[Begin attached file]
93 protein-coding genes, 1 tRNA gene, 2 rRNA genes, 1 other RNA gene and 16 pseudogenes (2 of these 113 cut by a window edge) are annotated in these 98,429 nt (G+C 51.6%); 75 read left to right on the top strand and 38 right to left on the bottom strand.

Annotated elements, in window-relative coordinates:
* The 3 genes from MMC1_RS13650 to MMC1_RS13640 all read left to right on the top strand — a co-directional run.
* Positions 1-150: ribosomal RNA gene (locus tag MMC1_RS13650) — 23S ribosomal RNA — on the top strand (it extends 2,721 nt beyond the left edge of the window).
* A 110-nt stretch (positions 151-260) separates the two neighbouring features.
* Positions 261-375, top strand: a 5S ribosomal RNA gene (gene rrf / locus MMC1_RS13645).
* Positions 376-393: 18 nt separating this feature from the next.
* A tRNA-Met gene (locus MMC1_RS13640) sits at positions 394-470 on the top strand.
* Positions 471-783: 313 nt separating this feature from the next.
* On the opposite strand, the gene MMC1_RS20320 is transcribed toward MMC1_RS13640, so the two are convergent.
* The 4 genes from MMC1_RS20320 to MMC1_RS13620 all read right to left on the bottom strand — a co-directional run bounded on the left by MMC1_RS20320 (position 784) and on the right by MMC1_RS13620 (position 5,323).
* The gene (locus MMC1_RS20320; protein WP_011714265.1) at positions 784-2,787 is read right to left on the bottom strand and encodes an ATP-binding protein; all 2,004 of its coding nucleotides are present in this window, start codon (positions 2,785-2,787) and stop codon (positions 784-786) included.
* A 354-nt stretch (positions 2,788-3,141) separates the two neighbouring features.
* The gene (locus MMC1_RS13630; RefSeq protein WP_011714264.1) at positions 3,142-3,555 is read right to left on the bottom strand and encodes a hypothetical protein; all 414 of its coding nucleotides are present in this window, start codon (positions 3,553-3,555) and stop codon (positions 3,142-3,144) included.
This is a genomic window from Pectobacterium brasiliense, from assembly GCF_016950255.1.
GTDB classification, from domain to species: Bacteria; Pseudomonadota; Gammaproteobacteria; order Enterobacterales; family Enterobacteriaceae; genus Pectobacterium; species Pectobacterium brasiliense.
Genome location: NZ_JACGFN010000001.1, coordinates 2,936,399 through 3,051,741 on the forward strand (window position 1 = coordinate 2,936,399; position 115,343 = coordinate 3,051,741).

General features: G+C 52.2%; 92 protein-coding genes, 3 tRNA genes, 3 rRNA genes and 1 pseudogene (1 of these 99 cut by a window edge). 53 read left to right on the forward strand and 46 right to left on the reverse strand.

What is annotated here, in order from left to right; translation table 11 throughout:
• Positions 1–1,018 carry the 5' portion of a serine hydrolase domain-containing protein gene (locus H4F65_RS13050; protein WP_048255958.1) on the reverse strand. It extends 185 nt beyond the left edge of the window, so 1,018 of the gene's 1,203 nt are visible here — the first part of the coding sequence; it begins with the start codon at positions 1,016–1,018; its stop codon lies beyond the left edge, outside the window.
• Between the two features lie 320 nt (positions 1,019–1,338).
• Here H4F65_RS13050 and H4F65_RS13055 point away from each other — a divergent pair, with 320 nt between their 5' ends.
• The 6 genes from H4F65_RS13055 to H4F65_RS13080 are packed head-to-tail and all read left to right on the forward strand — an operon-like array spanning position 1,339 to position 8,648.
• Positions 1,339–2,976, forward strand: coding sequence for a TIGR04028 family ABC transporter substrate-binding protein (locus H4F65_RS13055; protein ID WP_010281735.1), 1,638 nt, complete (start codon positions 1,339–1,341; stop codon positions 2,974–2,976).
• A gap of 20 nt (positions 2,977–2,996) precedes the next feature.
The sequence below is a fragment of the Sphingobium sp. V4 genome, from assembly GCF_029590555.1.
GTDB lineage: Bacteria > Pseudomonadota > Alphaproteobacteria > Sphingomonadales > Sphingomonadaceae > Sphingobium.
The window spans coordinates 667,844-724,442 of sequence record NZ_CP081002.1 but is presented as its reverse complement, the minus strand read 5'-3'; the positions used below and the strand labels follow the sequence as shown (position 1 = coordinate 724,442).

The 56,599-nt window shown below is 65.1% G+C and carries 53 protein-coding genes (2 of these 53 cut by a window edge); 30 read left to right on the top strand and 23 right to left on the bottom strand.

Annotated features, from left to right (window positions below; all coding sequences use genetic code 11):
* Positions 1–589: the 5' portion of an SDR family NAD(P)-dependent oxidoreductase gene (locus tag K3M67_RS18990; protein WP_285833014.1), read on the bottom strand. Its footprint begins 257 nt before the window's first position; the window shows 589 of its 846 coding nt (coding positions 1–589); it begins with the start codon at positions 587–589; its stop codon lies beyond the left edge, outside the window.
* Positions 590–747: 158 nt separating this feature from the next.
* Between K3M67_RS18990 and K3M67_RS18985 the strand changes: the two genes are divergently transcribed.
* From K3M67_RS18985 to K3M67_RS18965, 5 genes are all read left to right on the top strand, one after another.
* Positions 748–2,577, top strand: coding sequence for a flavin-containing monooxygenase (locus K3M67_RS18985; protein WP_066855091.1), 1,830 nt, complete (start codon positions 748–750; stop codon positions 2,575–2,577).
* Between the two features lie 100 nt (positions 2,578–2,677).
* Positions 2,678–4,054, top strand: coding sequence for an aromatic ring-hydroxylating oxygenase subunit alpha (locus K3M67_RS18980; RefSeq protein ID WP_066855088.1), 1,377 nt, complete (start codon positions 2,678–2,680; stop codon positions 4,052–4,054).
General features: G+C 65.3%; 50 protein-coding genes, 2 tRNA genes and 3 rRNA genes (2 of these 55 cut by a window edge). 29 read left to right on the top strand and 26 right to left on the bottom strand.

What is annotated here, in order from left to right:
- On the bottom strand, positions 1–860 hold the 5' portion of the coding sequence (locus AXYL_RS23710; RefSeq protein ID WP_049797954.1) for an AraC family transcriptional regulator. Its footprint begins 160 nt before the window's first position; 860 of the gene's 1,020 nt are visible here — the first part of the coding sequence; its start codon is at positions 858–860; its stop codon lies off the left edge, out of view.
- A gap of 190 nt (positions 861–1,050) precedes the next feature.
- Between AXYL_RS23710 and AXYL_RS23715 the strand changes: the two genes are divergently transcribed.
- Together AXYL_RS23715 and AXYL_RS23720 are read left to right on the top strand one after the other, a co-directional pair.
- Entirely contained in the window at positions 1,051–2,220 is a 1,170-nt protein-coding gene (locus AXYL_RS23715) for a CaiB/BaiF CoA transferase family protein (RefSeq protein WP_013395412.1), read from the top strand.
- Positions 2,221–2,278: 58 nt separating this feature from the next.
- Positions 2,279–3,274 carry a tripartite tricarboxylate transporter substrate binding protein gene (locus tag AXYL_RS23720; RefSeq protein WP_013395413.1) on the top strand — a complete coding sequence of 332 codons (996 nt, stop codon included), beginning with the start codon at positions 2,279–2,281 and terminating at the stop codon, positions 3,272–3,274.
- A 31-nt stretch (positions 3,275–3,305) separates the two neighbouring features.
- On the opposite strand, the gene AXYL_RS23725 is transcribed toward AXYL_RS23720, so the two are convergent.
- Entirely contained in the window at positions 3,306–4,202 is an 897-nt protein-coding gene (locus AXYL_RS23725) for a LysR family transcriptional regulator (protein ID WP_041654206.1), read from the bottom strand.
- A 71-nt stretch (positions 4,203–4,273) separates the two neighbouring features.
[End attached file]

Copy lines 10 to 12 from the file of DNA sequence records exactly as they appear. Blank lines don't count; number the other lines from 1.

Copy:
* On the opposite strand, the gene MMC1_RS20320 is transcribed toward MMC1_RS13640, so the two are convergent.
* The 4 genes from MMC1_RS20320 to MMC1_RS13620 all read right to left on the bottom strand — a co-directional run bounded on the left by MMC1_RS20320 (position 784) and on the right by MMC1_RS13620 (position 5,323).
* The gene (locus MMC1_RS20320; protein WP_011714265.1) at positions 784-2,787 is read right to left on the bottom strand and encodes an ATP-binding protein; all 2,004 of its coding nucleotides are present in this window, start codon (positions 2,785-2,787) and stop codon (positions 784-786) included.